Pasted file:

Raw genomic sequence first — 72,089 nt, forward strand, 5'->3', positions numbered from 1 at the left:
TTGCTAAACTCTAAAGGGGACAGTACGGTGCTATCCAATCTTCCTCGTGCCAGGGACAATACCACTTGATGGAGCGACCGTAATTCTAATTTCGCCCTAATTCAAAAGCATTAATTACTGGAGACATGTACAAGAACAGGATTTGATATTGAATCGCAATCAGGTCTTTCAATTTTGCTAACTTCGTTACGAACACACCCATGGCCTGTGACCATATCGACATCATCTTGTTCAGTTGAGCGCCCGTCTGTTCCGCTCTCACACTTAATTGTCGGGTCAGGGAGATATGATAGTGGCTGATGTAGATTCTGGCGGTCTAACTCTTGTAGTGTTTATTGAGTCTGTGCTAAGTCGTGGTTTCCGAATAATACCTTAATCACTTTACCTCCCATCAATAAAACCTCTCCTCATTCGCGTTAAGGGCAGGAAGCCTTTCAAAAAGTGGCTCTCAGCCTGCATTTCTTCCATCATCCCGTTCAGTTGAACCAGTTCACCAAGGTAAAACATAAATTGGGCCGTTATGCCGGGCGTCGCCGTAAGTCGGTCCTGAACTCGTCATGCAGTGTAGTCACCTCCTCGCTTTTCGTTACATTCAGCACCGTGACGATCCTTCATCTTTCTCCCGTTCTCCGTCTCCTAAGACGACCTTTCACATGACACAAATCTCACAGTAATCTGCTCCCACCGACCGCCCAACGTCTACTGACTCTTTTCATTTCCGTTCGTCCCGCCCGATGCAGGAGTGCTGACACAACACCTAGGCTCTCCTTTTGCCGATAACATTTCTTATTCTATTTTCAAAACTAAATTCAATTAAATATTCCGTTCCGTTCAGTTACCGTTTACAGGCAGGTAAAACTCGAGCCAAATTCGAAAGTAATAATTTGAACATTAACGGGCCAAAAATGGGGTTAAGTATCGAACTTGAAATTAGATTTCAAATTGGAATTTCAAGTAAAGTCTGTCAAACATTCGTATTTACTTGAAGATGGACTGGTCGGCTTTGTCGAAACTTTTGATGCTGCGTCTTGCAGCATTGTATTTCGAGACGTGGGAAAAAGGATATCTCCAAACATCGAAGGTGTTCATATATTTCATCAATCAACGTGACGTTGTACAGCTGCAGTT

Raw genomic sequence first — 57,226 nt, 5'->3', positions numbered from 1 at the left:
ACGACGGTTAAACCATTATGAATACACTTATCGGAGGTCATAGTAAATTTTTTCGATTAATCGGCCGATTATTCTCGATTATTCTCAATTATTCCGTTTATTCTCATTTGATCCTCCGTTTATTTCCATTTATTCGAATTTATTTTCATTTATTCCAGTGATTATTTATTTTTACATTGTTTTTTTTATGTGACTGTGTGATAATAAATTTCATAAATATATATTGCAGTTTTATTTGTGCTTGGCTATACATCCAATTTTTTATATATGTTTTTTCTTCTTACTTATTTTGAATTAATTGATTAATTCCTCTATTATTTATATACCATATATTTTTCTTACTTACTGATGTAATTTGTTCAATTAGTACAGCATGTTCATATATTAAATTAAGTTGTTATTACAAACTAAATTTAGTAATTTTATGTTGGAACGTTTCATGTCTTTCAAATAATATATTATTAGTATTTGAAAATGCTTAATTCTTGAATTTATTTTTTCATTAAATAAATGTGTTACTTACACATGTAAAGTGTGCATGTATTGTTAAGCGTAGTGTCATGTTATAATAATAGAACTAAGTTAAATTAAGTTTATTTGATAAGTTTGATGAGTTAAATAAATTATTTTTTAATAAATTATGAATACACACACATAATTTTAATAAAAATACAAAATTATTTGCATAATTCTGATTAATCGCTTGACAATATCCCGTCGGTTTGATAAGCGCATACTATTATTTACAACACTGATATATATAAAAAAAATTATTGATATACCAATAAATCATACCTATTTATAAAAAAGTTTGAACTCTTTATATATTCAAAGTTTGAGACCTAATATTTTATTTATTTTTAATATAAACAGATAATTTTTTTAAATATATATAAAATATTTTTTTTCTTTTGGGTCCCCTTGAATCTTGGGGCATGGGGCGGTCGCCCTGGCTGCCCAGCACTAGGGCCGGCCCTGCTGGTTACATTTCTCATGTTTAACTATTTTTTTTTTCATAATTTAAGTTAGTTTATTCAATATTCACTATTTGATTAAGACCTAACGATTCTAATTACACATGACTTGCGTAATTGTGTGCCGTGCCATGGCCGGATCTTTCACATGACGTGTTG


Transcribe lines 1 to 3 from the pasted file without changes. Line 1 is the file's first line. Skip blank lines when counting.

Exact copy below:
Raw genomic sequence first — 72,089 nt, forward strand, 5'->3', positions numbered from 1 at the left:
TTGCTAAACTCTAAAGGGGACAGTACGGTGCTATCCAATCTTCCTCGTGCCAGGGACAATACCACTTGATGGAGCGACCGTAATTCTAATTTCGCCCTAATTCAAAAGCATTAATTACTGGAGACATGTACAAGAACAGGATTTGATATTGAATCGCAATCAGGTCTTTCAATTTTGCTAACTTCGTTACGAACACACCCATGGCCTGTGACCATATCGACATCATCTTGTTCAGTTGAGCGCCCGTCTGTTCCGCTCTCACACTTAATTGTCGGGTCAGGGAGATATGATAGTGGCTGATGTAGATTCTGGCGGTCTAACTCTTGTAGTGTTTATTGAGTCTGTGCTAAGTCGTGGTTTCCGAATAATACCTTAATCACTTTACCTCCCATCAATAAAACCTCTCCTCATTCGCGTTAAGGGCAGGAAGCCTTTCAAAAAGTGGCTCTCAGCCTGCATTTCTTCCATCATCCCGTTCAGTTGAACCAGTTCACCAAGGTAAAACATAAATTGGGCCGTTATGCCGGGCGTCGCCGTAAGTCGGTCCTGAACTCGTCATGCAGTGTAGTCACCTCCTCGCTTTTCGTTACATTCAGCACCGTGACGATCCTTCATCTTTCTCCCGTTCTCCGTCTCCTAAGACGACCTTTCACATGACACAAATCTCACAGTAATCTGCTCCCACCGACCGCCCAACGTCTACTGACTCTTTTCATTTCCGTTCGTCCCGCCCGATGCAGGAGTGCTGACACAACACCTAGGCTCTCCTTTTGCCGATAACATTTCTTATTCTATTTTCAAAACTAAATTCAATTAAATATTCCGTTCCGTTCAGTTACCGTTTACAGGCAGGTAAAACTCGAGCCAAATTCGAAAGTAATAATTTGAACATTAACGGGCCAAAAATGGGGTTAAGTATCGAACTTGAAATTAGATTTCAAATTGGAATTTCAAGTAAAGTCTGTCAAACATTCGTATTTACTTGAAGATGGACTGGTCGGCTTTGTCGAAACTTTTGATGCTGCGTCTTGCAGCATTGTATTTCGAGACGTGGGAAAAAGGATATCTCCAAACATCGAAGGTGTTCATATATTTCATCAATCAACGTGACGTTGTACAGCTGCAGTT

Raw genomic sequence first — 57,226 nt, 5'->3', positions numbered from 1 at the left: